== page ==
A celebration of the past, present and future of Islamic art

The Al Burda Festival's message of beauty and peace is a balm for troubled times

ABU DHABI, UNITED ARAB EMIRATES - Attendees looking at an art on display at the Al Burda Festival, Shaping the Future of Islamic Art and Culture at Warehouse 421, Abu Dhabi.  Leslie Pableo for The National for Melissa Gronlund’s story
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From the exquisite calligraphy of the earliest handcrafted editions of the Quran to the intricate geometric patterns and motifs of traditional design and architecture, the rich heritage of Islamic art and culture has always been associated with vibrant creativity. Today, as the Al Burda Festival in Abu Dhabi demonstrates, that creativity is not only thriving in the 21st century, it has an important ambassadorial role to play, promoting a positive, progressive image of Islamic culture. The festival, organised by the Ministry for Culture and Knowledge Development, has blossomed out of the Al Burda awards, which over the past 15 years have celebrated the contribution to Islamic art and design of almost 300 artists from around the world.

The festival, which will be held every two years, aims to broaden this international engagement, bringing together artists and creative leaders from around the world to collaborate and share ideas. There are exciting plans to export the festival to other countries. In addition to celebrating the traditional forms of Islamic culture as pillars of global heritage, it seeks to secure its future, educating young people and inspiring them to innovate and create Islamic art for the modern world.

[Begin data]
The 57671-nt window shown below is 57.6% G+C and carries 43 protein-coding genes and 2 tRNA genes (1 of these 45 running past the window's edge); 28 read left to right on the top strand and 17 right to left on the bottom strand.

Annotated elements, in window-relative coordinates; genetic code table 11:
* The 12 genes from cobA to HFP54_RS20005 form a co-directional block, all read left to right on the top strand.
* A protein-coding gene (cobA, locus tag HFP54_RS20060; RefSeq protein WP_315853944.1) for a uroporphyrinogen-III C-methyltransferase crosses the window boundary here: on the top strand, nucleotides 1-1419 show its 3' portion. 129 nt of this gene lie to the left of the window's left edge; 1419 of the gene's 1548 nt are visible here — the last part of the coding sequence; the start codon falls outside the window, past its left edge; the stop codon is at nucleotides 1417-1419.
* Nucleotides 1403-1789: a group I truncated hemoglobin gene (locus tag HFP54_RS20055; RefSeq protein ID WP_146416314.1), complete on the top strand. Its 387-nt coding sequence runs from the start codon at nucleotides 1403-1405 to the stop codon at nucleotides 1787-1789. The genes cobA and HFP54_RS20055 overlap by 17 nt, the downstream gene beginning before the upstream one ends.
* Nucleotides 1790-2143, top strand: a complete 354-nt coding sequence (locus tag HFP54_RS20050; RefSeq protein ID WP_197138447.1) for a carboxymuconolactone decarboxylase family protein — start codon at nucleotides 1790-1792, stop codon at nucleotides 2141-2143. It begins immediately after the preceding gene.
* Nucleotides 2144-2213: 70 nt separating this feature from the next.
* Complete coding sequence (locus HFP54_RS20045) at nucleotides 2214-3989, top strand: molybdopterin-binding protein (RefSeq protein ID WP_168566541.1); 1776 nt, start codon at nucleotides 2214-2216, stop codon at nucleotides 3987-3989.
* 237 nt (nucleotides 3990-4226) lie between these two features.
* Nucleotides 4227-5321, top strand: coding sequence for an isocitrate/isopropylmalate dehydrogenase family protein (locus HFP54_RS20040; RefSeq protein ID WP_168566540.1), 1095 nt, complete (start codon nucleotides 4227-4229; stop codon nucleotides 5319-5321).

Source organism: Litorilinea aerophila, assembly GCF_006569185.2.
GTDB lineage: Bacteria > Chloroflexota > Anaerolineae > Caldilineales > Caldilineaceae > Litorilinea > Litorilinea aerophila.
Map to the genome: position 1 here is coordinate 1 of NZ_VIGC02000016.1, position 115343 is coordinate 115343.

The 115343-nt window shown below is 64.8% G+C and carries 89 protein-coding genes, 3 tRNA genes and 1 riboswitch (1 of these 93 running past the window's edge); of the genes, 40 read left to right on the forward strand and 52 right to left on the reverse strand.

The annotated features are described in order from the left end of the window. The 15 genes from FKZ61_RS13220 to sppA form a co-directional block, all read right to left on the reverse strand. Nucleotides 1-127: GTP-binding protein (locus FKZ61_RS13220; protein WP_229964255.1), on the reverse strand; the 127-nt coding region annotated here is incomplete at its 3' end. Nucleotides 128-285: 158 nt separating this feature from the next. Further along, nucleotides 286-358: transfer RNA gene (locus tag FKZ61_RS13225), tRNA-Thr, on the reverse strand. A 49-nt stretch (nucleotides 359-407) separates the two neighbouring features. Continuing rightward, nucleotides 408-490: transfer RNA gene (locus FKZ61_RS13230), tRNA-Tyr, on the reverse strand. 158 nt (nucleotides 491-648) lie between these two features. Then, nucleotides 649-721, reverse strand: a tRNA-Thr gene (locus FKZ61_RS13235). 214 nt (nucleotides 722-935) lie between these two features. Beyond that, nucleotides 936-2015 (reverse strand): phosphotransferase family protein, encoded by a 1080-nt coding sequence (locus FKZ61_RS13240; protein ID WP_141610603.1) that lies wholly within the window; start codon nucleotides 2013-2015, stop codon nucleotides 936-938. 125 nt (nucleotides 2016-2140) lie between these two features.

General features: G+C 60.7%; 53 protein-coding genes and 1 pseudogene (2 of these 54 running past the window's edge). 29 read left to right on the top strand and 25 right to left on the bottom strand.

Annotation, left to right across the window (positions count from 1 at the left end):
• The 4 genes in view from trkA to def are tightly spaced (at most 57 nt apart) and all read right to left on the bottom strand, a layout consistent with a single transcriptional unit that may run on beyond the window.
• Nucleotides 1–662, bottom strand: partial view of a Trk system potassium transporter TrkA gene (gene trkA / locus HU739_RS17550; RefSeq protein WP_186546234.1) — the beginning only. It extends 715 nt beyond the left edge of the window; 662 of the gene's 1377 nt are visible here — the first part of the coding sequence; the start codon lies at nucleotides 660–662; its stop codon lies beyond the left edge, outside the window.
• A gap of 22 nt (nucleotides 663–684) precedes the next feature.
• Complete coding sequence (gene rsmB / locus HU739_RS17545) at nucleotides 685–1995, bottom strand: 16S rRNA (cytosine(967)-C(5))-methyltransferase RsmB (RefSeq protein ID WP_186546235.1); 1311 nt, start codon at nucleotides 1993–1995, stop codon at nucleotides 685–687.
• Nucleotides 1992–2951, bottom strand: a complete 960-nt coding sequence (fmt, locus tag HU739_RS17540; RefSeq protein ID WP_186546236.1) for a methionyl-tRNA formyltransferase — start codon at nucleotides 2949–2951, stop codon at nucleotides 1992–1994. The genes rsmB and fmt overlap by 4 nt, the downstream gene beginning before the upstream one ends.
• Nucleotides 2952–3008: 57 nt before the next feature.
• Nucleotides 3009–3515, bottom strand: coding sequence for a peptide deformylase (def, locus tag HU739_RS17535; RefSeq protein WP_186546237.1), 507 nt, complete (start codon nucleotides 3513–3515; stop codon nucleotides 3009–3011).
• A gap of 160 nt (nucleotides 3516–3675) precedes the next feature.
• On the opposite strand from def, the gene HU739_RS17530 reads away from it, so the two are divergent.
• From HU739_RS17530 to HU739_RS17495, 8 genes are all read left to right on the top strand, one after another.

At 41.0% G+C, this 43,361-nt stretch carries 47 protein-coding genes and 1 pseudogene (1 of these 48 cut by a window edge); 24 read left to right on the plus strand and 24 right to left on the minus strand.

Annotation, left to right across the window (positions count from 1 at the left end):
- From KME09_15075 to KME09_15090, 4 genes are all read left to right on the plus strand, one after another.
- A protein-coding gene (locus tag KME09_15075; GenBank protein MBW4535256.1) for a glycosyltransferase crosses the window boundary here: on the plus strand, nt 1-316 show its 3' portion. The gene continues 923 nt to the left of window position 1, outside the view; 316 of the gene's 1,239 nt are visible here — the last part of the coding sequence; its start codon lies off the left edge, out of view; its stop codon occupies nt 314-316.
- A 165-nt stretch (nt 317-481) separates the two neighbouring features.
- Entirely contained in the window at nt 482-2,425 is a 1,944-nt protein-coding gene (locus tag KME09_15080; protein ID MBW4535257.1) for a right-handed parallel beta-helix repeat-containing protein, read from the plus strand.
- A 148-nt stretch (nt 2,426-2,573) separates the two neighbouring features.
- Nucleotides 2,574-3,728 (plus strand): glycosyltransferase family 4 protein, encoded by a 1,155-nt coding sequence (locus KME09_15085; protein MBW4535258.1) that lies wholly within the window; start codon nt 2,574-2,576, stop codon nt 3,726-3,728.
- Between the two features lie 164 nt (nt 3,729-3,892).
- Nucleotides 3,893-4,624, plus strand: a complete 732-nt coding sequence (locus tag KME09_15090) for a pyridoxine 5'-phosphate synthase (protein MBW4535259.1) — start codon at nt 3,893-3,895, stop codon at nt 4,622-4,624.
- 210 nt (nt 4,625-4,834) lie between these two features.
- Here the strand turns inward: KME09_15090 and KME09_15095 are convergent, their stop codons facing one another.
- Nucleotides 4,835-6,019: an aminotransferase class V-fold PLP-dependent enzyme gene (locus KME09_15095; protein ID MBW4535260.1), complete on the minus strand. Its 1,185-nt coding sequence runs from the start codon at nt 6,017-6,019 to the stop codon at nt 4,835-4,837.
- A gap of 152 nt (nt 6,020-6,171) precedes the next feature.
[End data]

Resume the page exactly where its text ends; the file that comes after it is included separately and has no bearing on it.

Through developments such as Louvre Abu Dhabi, which last month celebrated the first anniversary of its opening in the museums district  on Saadiyat Island, Abu Dhabi is developing a reputation as a global hub for art and culture. The Al Burda festival further enhances that reputation, positioning the emirate as a guardian of Islamic culture and creativity – a commitment to which its $50 million financing of the rebuilding of the historic Al Nuri mosque in Mosul testifies.

We live in troubled times, in which the humanity and beauty of Islamic culture is often obscured from view by those who wish to misrepresent both the faith and those who follow its teachings of peace and tolerance. In promoting Islamic art forms and traditions at home and around the globe, the organisers of the Al Burda Festival are to be congratulated, not only for seeking to inspire a renaissance in the Arab world, but for building the foundations of a global cultural dialogue that has surely never been more urgent.